Sisters by Michelle Frances

A summer of sisterly bonding goes horribly wrong…

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Imagine a latter day Thelma and Louise racing across Europe in a frantic flight from justice! That’s the situation sisters Ellie and Abby find themselves in. But there the similarity ends – for the sisters aren’t close friends. They’re bitter enemies, bound together by past sins of omission and commission.

Ever since they were young, Abby has resented Ellie. Her little sister, sickly with an undiagnosed ailment, took all their mother Susanna’s time and attention, leaving Abby out in the cold. She finally escaped to university, a good job in the city and now, aged just 36, has retired to Italy where she lives a life of ease with her husband, handsome policeman Matteo.

Ellie, meanwhile, has outgrown her childhood troubles but, left far behind academically, is scraping a living as a teaching assistant. That doesn’t stop her spending though – the antithesis of Abby when it comes to money management, she is now deeply in debt.

Abby’s resentment of Ellie as her mother’s favourite has carried on into adulthood, but now it seems she wants to make amends, by inviting her to her Italian home for a summer of sunshine and sisterly bonding. Perhaps discussing the past will clear the air for the future.

But then their mother Susanna turns up, and old grievances resurface. In a dramatic, unspeakable turning point, the sisters flee Abby’s home (taking Matteo’s gun with them). With no real plan of where they’re going, their journey into the unknown nevertheless takes them deep into the past, where each must question the other’s outlook on their childhood.

Will they learn to trust each other? Actually, should they learn to trust each other, or will that just take one or the other into deeper, ever more dangerous territory?

This is a real page turner. Though I found the sisters’ flight from justice implausible at times – how on earth did the police not catch up with them sooner? How could they act so normally, eating, sleeping, enjoying the scenery, in the face of what they had just fled – I was compelled to put myself in their shoes and accept that life goes on. But where is it going to end? The drama and tension certainly kept me reading!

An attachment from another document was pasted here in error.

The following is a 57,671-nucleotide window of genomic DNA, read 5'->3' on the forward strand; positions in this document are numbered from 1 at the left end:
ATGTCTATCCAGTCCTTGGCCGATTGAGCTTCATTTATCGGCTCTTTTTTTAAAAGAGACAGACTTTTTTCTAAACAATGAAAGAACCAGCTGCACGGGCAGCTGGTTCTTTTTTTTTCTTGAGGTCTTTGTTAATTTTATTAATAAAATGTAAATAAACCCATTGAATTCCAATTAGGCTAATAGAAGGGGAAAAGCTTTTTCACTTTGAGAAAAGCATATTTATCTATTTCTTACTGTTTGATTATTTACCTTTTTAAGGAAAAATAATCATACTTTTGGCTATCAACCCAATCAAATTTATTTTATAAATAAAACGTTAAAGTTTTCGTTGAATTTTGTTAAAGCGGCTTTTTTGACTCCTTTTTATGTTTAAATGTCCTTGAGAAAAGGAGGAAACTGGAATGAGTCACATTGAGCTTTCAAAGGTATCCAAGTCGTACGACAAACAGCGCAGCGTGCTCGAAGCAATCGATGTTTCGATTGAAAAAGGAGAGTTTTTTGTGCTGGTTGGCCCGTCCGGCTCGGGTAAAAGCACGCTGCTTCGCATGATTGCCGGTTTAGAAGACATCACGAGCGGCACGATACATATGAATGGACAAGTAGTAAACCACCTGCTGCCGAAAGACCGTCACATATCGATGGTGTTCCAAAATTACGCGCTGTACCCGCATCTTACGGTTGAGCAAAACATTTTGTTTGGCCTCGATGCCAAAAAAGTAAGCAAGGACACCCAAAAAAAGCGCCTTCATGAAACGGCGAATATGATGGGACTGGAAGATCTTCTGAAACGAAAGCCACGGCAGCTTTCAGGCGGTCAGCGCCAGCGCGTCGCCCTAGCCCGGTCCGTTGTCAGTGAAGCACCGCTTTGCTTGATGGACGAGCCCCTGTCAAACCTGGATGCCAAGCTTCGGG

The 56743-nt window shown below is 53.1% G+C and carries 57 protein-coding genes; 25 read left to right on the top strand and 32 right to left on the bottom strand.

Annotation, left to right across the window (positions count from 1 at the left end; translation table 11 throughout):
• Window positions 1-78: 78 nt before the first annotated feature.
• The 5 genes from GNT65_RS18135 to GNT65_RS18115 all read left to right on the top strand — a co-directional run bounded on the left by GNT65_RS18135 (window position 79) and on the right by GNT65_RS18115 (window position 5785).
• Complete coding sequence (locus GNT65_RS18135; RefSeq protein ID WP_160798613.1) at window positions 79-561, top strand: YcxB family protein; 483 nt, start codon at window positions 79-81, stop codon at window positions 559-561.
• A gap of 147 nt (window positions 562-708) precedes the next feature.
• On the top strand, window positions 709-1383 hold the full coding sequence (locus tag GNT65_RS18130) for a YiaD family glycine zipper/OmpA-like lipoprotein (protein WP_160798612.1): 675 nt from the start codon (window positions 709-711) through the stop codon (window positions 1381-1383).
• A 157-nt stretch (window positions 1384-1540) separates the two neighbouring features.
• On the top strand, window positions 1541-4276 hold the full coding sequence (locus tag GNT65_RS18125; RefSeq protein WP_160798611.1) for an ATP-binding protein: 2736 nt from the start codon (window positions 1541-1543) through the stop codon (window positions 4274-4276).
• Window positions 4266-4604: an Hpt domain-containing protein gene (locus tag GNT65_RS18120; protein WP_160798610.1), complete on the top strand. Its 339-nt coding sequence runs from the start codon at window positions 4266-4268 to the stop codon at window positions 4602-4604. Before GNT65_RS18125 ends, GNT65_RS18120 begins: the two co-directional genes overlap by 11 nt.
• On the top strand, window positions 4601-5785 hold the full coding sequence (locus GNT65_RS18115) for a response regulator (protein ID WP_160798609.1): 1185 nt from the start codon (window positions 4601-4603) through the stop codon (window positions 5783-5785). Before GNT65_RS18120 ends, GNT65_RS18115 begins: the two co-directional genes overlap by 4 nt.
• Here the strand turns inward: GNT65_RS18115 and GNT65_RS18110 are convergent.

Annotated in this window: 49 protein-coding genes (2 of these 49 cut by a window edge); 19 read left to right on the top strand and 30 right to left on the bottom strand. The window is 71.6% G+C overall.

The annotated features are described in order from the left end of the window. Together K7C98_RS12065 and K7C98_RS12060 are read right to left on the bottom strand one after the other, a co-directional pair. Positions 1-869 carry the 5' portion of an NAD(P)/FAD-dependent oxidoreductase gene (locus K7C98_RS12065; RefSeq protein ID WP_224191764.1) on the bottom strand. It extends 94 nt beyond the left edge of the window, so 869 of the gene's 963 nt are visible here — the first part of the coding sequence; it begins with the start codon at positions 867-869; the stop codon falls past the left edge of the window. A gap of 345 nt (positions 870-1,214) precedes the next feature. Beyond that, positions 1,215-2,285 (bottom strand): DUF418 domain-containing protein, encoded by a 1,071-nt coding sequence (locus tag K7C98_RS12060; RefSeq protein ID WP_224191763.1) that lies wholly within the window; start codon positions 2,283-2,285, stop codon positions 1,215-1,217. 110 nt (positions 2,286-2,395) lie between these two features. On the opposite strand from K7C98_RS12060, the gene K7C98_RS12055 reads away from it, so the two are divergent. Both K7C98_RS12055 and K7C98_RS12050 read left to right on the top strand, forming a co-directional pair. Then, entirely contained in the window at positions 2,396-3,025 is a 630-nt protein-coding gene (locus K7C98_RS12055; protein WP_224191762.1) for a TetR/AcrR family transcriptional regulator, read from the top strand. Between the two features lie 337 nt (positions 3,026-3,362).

What I found completely convincing was the narrative of the sisters’ family history – you could empathise strongly with both girls’ points of view in relation to their upbringing, and even spare some sympathy for Susanna, a single mother, abandoned by her husband, disowned by her wealthy parents, struggling to being up two little girls, one of whom is sickly.

The unfolding of the back story in tandem with the ongoing drama of the fugitives’ flight kept me gripped. The sisterly dynamic is always interesting, and I could completely empathise not just with Abby and Ellie’s resentment of the other, but also with their intense desire to have a better relationship. No matter what lies and secrets hide in the past, family bonds are everything, and the author explores the relationship between the two sisters and their mother with a deft, convincing confidence.

Abby, Ellie, their mother Susanna, even grandmother Kathleen – who puts in the odd appearance through the story – are all strong characters, all flawed in their own way, and all very good at lying, to themselves and to each other …

Will the fact they are family be enough to save them, or will Abby and Ellie go Thelma-and-Louise-style, over the edge, metaphorically or even literally?

One thing is for sure – either the past, the police or fate will catch up with them in the end.

A truly gripping read.

Sisters is published by Pan in paperback, £7.99, also available in ebook and audio format

 

About the author

Accomplished writer Michelle Frances has worked for fifteen years in film and TV as a script editor and producer for both the independent sector and the BBC.

Her debut novel, The Girlfriend, was an international bestseller. She is also the author of The Temp and The Daughter, as well as Sisters.

Visit her website michellefrancesbooks.com

 

Thanks so much to Ellis of Pan Macmillan for inviting me on this #blogtour and to #NetGalley for the advance reading copy in exchange for my honest review.

Join the blogtour by following the links below

 

 

 

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